Can an Adult Live on Breast Milk? This Guy is Going to Try
Curtis is going on a diet. The breast milk diet. He is going to exist on nothing but breast milk for as long as he can.
He is currently on day three and is documenting it all on a blog called: Don't have a cow, man! He and his wife Katie have a 9-month-old and Katie stored up an entire freezer worth of milk for her premature baby. The banked milk won't be needed by the baby and instead of throwing it out, they thought they would publicize the health benefits of breast milk by doing this publicity stunt.
Update: The Don't Have a Cow blog has been removed which makes me wonder was it a prank? Or could the couple not handle the media attention? We may never know.
They did look into donating the milk, but the amount is too large and too expensive to ship, as they explain in one of the posts.
Katie is a doula, childbirth educator, and lactation educator. She did the nutritional math, based on Curtis' height and weight, when she outlined the challenge:
How much breast milk will it take to nourish a grown man? How many days can a grown man life off breast milk comfortably?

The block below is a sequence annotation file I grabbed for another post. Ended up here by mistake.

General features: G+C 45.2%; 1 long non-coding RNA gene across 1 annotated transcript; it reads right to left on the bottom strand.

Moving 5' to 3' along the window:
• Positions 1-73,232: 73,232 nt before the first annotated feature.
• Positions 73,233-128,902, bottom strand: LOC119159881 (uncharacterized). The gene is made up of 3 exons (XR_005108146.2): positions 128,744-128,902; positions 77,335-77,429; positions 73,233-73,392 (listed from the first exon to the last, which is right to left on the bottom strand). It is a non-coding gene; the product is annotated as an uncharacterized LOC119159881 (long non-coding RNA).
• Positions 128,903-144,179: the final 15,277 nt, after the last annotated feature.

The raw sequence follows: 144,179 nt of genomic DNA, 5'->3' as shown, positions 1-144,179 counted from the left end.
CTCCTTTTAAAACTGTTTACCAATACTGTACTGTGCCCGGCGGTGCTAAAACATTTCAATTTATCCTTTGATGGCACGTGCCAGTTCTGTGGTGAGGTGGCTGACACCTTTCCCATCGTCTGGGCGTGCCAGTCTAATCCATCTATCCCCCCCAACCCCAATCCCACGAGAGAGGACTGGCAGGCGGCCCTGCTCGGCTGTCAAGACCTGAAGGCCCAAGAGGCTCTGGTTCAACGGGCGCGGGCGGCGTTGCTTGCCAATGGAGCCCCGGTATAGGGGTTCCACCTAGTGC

-Curtis needs approximately 2,000 calories a day.
-Average breast milk contains between 18-22 calories per ounce. My breast milk has been tested and contains approximately 27-32 calories per ounce.
-Roughly Curtis will need to drink 66 ounces of breast milk a day to get about 2,000 calories.
-We will keep track of the number of ounces he drinks daily.
-We will also monitor his weight to be sure he isn't losing weight.
-No other food will be eaten
My husband tried breast milk when I was nursing, I think most fathers do (whether or not they admit it). But I don't think he would want to take shots of it during the day as a nutritional substance. No matter how healthy it is.
The "ick factor" is pretty high on this one, even for me as a breastfeeding advocate. I'm just not sure where I stand on this. I would much prefer to see the milk donated to babies, or even cancer patients, in need. But I like the idea of normalizing breast milk as a natural and healthy substance. But I wonder if the sensationalism of their quest will actually lead to a fruitful discussion about breastfeeding.
What do you think? Is this offensive or weird or are you glad someone is doing it?
Want more chaos? Last year, I took a quiz on being a low-stress family, and the results weren't exactly what the writer intended.